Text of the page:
They’ll never be hidden again.
NASA announced Wednesday it is renaming its Washington headquarters after Mary W. Jackson, an aerospace engineer who helped launch the U.S. space program.
She and her co-workers’ contributions to spaceflight had been largely forgotten until Margot Lee Shetterley’s 2016 book, “Hidden Figures,” and the Oscar-nominated film it inspired.
“We are honored that NASA continues to celebrate the legacy of our mother and grandmother Mary W. Jackson,” her daughter, Carolyn Lewis, said in a statement. “She was a scientist, humanitarian, wife, mother, and trailblazer who paved the way for thousands of others to succeed, not only at NASA, but throughout this nation.”
NASA’s first Black female engineer started her career at the agency in the 1950s as a human computer in a segregated wing. To become an engineer, she had to get permission from a judge to take courses at an all-white high school.
Last year, Congress posthumously awarded Jackson, Katherine Johnson, Dorothy Vaughan, and Christine Darden the Congressional Gold Medal and voted to rename the street outside NASA headquarters “Hidden Figures Way.”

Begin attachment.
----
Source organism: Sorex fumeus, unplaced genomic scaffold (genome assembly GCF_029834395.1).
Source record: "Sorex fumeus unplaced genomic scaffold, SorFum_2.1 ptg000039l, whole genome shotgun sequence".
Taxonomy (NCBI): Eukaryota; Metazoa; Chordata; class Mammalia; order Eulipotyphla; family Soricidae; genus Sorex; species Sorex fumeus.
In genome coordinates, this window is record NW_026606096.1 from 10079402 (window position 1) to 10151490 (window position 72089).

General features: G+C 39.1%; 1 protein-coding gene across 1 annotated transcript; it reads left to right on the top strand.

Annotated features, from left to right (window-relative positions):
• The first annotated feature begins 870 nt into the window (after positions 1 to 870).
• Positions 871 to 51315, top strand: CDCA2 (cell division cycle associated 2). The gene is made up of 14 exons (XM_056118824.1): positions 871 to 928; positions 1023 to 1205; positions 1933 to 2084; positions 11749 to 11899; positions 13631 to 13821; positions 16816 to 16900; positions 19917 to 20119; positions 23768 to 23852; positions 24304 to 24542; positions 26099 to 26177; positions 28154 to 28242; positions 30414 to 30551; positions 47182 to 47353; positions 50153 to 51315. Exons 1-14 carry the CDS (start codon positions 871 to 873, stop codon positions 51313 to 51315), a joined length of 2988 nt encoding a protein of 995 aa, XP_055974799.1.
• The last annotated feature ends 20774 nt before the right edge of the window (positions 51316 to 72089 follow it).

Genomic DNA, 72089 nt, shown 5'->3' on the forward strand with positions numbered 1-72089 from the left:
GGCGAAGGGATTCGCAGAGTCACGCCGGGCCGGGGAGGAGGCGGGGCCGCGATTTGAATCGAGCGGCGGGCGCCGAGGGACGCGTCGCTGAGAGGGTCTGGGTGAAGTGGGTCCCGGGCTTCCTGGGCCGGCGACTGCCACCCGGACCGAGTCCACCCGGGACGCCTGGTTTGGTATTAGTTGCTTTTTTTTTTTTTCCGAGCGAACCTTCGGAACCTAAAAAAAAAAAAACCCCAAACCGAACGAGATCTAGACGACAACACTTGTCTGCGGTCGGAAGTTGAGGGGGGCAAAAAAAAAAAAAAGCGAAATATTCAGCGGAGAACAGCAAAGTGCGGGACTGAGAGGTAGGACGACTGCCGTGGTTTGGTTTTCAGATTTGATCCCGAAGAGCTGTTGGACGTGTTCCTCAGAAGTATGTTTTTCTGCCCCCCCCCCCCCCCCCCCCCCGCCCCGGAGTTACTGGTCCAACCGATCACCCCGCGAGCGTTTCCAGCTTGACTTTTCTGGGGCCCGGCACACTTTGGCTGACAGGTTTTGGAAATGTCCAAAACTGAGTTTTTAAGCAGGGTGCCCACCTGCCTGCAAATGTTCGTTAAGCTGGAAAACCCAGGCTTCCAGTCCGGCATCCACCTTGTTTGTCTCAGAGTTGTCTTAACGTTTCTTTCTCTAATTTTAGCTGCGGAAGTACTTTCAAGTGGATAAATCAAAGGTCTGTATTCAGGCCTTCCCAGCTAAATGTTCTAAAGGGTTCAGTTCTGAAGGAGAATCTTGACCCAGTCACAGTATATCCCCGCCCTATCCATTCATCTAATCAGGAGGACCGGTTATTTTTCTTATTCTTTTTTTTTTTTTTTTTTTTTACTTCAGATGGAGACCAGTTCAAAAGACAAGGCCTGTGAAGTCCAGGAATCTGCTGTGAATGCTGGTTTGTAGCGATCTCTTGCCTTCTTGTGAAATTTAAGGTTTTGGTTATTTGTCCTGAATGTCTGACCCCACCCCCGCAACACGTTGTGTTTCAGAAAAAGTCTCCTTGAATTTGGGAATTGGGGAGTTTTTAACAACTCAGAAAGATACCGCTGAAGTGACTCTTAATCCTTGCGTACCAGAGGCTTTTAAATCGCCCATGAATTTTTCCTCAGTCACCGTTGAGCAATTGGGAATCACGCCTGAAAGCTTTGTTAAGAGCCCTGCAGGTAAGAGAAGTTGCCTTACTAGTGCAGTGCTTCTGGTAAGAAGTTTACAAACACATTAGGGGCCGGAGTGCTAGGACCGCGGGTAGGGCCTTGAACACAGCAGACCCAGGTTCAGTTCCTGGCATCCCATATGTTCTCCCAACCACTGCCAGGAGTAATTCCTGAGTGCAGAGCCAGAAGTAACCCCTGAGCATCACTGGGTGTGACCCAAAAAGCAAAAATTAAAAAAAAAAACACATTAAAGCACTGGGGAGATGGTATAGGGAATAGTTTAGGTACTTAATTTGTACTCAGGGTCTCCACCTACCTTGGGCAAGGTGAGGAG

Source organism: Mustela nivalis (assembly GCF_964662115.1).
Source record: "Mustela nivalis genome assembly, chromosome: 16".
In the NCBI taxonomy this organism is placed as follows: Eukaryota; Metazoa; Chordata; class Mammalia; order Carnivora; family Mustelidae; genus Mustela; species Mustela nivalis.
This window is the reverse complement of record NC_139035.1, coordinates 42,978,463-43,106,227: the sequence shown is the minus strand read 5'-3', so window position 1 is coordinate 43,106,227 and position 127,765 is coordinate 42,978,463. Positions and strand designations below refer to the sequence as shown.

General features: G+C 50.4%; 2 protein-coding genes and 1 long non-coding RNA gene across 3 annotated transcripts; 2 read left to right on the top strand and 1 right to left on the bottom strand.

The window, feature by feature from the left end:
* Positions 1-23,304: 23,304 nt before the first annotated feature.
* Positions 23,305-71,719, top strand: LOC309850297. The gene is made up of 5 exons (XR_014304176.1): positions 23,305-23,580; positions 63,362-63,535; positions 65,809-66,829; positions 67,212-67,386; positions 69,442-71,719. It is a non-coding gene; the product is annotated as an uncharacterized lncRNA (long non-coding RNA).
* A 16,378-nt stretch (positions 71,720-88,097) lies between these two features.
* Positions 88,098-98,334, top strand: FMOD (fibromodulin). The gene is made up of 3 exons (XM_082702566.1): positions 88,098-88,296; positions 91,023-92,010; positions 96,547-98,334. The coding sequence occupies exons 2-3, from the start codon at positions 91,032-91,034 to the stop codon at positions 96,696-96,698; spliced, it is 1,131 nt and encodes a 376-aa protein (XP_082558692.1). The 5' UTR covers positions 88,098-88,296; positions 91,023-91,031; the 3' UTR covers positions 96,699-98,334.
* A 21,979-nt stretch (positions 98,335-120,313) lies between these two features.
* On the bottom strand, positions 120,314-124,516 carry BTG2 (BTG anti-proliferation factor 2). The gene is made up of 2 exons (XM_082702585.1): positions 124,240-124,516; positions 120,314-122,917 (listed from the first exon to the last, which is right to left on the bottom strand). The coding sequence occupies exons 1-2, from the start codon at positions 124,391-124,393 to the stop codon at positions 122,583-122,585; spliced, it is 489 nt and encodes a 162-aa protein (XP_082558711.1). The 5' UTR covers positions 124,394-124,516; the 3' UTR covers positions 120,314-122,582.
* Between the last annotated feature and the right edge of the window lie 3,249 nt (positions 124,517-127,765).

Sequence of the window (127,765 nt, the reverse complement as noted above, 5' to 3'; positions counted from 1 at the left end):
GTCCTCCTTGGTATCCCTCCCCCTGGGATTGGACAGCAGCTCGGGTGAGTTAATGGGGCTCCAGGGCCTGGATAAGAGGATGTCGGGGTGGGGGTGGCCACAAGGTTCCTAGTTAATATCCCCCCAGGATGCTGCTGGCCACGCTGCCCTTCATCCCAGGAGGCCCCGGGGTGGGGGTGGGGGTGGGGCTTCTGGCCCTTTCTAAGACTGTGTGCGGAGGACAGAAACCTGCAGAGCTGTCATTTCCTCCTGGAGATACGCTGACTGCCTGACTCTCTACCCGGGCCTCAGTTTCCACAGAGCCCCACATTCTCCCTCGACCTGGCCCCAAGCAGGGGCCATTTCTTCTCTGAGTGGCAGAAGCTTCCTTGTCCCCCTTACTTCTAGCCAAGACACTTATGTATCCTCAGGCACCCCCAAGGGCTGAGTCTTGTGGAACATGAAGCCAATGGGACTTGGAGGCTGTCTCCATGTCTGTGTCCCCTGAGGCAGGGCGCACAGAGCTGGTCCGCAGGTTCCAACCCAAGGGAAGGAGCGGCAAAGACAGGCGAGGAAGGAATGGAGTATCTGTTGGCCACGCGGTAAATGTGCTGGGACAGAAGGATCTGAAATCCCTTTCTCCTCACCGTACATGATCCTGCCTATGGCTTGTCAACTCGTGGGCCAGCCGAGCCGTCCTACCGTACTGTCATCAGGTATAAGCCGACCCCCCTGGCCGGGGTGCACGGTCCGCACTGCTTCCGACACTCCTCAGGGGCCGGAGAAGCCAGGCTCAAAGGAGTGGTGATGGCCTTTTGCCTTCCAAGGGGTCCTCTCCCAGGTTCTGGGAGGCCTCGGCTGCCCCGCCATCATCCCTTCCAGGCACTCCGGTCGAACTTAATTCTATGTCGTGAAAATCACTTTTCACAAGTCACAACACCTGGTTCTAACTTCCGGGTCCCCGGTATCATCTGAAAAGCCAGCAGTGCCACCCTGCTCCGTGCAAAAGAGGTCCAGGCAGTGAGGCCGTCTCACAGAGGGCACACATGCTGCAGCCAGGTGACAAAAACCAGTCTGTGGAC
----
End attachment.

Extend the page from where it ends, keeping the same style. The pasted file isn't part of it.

To help others, Jackson ultimately volunteered for a demotion so she could influence NASA to hire more women and other underrepresented groups in science and engineering.
It’s not the only building to have been renamed after Jackson. In 2018, Salt Lake City’s oldest elementary school voted unanimously to change its name from Andrew Jackson to Mary Jackson Elementary, to tears and a standing ovation, The Salt Lake Tribune reported.
Said School Community Council Chair Neal Patwari, “We just thought it would be good to have a school that honored somebody I could tell my children to look up to.”
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